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Intel To Showcase New Chips For Mobiles & Thin Notebooks

Among the new products to be revealed will be the first processors using 32-nanometre architecture; Intel’s previous smallest platform has been 45-nanometre.

The company will also shed more light on its so-called “Dale” chips at the Intel Developer Forum in San Francisco, which opens tomorrow.

Intel plans to host around 5000 developers, technologists and journalists at the IDF, as it lays out its game plan for 2010.

Arrandale chips will be used in laptops, netbooks and even smartphones and ultramobile devices, starting next year. Clarkdale chips are aimed at desktop PCs.

Intel is making rapid progress in creating smaller, more integrated chips to speed up performance while drawing less power, says Steve Smith, VP and GM, Intel’s digital enterprise group.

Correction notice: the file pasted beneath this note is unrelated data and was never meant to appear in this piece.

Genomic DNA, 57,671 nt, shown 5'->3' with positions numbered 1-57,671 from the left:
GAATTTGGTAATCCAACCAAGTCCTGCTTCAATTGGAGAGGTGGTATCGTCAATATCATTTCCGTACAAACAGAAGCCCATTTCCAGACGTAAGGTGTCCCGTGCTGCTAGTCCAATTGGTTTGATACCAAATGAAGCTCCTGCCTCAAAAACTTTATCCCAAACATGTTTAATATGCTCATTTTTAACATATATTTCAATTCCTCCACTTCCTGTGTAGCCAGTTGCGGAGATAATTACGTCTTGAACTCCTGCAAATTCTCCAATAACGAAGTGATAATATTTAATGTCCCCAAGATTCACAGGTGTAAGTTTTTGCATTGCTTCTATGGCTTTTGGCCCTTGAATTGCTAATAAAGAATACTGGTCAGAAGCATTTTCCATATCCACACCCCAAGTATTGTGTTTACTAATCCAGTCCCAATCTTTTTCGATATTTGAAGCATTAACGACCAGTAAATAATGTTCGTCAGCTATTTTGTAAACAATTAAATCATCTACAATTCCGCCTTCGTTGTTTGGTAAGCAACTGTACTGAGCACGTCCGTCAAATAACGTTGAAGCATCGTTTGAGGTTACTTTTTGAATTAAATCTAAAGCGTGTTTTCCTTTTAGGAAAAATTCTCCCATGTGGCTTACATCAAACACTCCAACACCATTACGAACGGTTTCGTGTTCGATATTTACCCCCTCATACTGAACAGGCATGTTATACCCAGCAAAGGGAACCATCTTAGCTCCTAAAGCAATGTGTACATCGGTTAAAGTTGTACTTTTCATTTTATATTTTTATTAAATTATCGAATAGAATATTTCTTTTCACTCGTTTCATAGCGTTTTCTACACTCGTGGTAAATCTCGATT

“Moore’s Law is alive and well,” Smith said. “One of the benefits is to bring Intel architecture to what I’d call mobile Internet devices, handhelds, tablets and all the way into the future of cellphone devices.”

In the fourth quarter, Intel will start mass production of 32-nanometre chips. By shrinking chips, Intel can boast performance and power benefits.

Arrandale is a two-chip package for laptops, with an integrated graphics processor. It is the first Intel product to put two processor cores and a graphics function together in the same chip package.